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The two most influential traditions of contemporary theorizing about democracy, social choice theory and deliberative democracy, are generally thought to be at loggerheads, in that the former demonstrates the impossibility, instability or meaninglessness of the rational collective outcomes sought by the latter. We argue that the two traditions can be(More)
We describe a method for statistical learning from speech documents that we apply to the Congressional Record in order to gain new insight into the dynamics of the political agenda. Prior efforts to evaluate the attention of elected representatives across topic areas have largely been expensive manual coding exercises and are generally circumscribed along(More)
The Joseph Rowntree Foundation has supported this project as part of its programme of research and innovative development projects, which it hopes will be of value to policy makers, practitioners and service users. The facts presented and views expressed in this report are, however, those of the authors and not necessarily those of the Foundation.
Are government coalitions less frequent under presidentialism than under parliamentarism? Do legislative deadlocks occur when presidents do not form majoritarian governments? Are presidential democracies more brittle when they are ruled by minorities? We answer these questions observing almost all democracies that existed between 1946 and 1999. It turns out(More)
This paper analyses the roles of property and land values in the UK economy and considers property tax reform with the objectives of improving macroeconomic stability, resource allocation , economic inequality and the environment. With UK house prices at all-time peaks relative to incomes, concerns about affordability and the distributional consequences(More)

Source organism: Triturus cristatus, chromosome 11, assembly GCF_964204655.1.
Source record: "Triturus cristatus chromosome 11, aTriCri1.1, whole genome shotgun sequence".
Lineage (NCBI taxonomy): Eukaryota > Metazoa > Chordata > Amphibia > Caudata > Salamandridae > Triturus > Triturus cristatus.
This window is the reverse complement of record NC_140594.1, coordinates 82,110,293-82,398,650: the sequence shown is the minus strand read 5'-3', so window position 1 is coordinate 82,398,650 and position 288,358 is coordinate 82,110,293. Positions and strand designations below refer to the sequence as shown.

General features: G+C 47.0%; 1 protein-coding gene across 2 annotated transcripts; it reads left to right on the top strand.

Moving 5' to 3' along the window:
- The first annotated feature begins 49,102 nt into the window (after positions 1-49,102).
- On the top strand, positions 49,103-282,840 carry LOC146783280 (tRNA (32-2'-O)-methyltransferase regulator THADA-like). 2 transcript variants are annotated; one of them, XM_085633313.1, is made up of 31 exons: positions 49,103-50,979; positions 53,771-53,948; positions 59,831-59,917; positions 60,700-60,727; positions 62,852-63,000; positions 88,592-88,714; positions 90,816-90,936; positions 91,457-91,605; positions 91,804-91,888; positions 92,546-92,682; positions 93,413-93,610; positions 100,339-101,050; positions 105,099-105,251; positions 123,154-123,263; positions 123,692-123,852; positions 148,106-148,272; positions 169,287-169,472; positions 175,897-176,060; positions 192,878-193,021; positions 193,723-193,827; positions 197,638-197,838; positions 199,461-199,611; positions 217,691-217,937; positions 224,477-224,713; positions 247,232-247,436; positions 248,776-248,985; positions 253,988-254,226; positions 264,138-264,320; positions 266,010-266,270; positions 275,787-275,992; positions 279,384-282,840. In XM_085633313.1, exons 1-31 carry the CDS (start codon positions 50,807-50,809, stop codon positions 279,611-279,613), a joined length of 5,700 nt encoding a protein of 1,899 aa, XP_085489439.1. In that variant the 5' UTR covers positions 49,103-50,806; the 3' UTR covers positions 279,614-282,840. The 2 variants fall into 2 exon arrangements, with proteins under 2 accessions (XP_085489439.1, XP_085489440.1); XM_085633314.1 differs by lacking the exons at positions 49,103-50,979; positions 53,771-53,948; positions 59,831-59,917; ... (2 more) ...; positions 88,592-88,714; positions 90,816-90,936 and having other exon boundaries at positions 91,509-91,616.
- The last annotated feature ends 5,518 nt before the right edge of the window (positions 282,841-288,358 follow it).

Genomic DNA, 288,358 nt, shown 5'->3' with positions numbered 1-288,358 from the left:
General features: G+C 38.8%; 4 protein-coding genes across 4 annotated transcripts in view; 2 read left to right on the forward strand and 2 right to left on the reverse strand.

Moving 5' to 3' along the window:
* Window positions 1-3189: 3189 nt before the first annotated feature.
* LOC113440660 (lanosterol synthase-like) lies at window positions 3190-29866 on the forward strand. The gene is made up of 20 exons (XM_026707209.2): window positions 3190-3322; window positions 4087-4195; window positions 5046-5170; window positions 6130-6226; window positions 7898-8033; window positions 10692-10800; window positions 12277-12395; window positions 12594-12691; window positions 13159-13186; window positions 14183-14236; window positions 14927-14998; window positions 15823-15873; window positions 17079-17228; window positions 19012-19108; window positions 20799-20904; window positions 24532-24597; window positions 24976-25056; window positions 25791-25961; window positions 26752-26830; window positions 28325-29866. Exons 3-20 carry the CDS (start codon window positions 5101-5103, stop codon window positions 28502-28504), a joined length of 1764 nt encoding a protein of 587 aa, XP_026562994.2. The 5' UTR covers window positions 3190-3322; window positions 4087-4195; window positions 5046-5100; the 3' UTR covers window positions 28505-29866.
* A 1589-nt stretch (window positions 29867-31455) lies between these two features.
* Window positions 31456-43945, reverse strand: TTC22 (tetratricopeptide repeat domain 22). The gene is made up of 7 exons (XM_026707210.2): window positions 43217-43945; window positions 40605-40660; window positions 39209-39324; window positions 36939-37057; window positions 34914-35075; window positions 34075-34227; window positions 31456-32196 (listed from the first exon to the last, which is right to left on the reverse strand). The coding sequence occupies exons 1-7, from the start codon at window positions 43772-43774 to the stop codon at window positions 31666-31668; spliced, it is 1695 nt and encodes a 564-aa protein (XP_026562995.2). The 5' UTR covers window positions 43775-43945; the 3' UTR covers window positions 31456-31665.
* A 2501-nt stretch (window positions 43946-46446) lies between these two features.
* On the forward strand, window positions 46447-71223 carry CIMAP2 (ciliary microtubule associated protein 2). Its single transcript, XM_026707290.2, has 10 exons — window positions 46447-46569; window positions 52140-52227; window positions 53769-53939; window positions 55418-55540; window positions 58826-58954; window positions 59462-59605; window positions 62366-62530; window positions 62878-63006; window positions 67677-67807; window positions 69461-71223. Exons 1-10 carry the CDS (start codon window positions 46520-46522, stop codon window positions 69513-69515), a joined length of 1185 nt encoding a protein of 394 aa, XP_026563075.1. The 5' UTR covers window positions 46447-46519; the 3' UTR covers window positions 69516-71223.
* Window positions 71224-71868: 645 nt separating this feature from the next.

Majority cycling and related social choice paradoxes are often thought to threaten the meaningfulness of democracy. Deliberation can protect against majority cycles—not by inducing unanimity, which is unrealistic, but by bringing preferences closer to single-peakedness. We present the first empirical test of this hypothesis, using data from Deliberative(More)
OBJECTIVES The purpose of this study was to compare the incidence of genital injury following penile-vaginal penetration with and without consent. DESIGN This study compared observations of genital injuries from two cohorts. SETTING Participants were drawn from St. Mary's Sexual Assault Referral Centre and a general practice surgery in Manchester, and a(More)
  • David Levi-Faur, Gerhard, +4 authors Meir Yaish
  • 2002
On herds, shepherds and lost sheep in the liberalization of the telecommunications and electricity industries Abstract While there is growing recognition of the role of emulation in the policy process in general and in policy transfer in particular there are only limited efforts to model it in a systematic way. This paper takes this challenge through a(More)
INTRODUCTION Misconceptions about the likelihood of sustaining injuries following rape or sexual assault can have a detrimental effect on the justice process. This is particularly noticeable with regard to first time intercourse. Forensic physicians have a duty to put any examination findings in context. This study sets out to compare the findings in virgin(More)